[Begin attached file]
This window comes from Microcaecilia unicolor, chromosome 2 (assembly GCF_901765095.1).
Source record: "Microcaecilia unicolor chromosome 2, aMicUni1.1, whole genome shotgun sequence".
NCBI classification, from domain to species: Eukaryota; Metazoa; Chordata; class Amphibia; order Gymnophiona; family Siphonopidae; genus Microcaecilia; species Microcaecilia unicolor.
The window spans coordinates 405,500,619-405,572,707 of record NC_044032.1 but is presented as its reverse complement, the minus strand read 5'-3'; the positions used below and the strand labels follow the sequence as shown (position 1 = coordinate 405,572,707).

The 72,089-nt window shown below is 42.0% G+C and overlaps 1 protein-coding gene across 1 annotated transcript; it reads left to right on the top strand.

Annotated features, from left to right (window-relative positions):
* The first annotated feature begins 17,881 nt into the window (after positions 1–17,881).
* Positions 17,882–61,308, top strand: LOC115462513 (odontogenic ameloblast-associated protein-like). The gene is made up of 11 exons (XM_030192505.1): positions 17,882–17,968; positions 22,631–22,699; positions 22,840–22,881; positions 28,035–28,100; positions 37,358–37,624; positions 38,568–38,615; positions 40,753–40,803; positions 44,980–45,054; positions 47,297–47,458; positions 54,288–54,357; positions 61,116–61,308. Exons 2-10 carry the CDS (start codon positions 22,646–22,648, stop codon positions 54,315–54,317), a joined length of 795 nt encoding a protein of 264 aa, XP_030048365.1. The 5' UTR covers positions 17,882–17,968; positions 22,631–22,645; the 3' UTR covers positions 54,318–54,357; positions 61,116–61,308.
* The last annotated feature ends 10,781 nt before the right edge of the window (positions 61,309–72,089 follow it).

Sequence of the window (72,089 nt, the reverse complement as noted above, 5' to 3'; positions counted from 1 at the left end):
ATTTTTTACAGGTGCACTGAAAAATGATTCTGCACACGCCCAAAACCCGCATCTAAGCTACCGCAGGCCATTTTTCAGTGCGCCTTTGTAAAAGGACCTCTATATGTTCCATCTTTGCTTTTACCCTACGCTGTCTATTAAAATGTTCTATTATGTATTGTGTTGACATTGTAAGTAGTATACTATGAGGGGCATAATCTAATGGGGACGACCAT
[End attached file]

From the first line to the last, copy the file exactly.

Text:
This window comes from Microcaecilia unicolor, chromosome 2 (assembly GCF_901765095.1).
Source record: "Microcaecilia unicolor chromosome 2, aMicUni1.1, whole genome shotgun sequence".
NCBI classification, from domain to species: Eukaryota; Metazoa; Chordata; class Amphibia; order Gymnophiona; family Siphonopidae; genus Microcaecilia; species Microcaecilia unicolor.
The window spans coordinates 405,500,619-405,572,707 of record NC_044032.1 but is presented as its reverse complement, the minus strand read 5'-3'; the positions used below and the strand labels follow the sequence as shown (position 1 = coordinate 405,572,707).

The 72,089-nt window shown below is 42.0% G+C and overlaps 1 protein-coding gene across 1 annotated transcript; it reads left to right on the top strand.

Annotated features, from left to right (window-relative positions):
* The first annotated feature begins 17,881 nt into the window (after positions 1–17,881).
* Positions 17,882–61,308, top strand: LOC115462513 (odontogenic ameloblast-associated protein-like). The gene is made up of 11 exons (XM_030192505.1): positions 17,882–17,968; positions 22,631–22,699; positions 22,840–22,881; positions 28,035–28,100; positions 37,358–37,624; positions 38,568–38,615; positions 40,753–40,803; positions 44,980–45,054; positions 47,297–47,458; positions 54,288–54,357; positions 61,116–61,308. Exons 2-10 carry the CDS (start codon positions 22,646–22,648, stop codon positions 54,315–54,317), a joined length of 795 nt encoding a protein of 264 aa, XP_030048365.1. The 5' UTR covers positions 17,882–17,968; positions 22,631–22,645; the 3' UTR covers positions 54,318–54,357; positions 61,116–61,308.
* The last annotated feature ends 10,781 nt before the right edge of the window (positions 61,309–72,089 follow it).

Sequence of the window (72,089 nt, the reverse complement as noted above, 5' to 3'; positions counted from 1 at the left end):
ATTTTTTACAGGTGCACTGAAAAATGATTCTGCACACGCCCAAAACCCGCATCTAAGCTACCGCAGGCCATTTTTCAGTGCGCCTTTGTAAAAGGACCTCTATATGTTCCATCTTTGCTTTTACCCTACGCTGTCTATTAAAATGTTCTATTATGTATTGTGTTGACATTGTAAGTAGTATACTATGAGGGGCATAATCTAATGGGGACGACCAT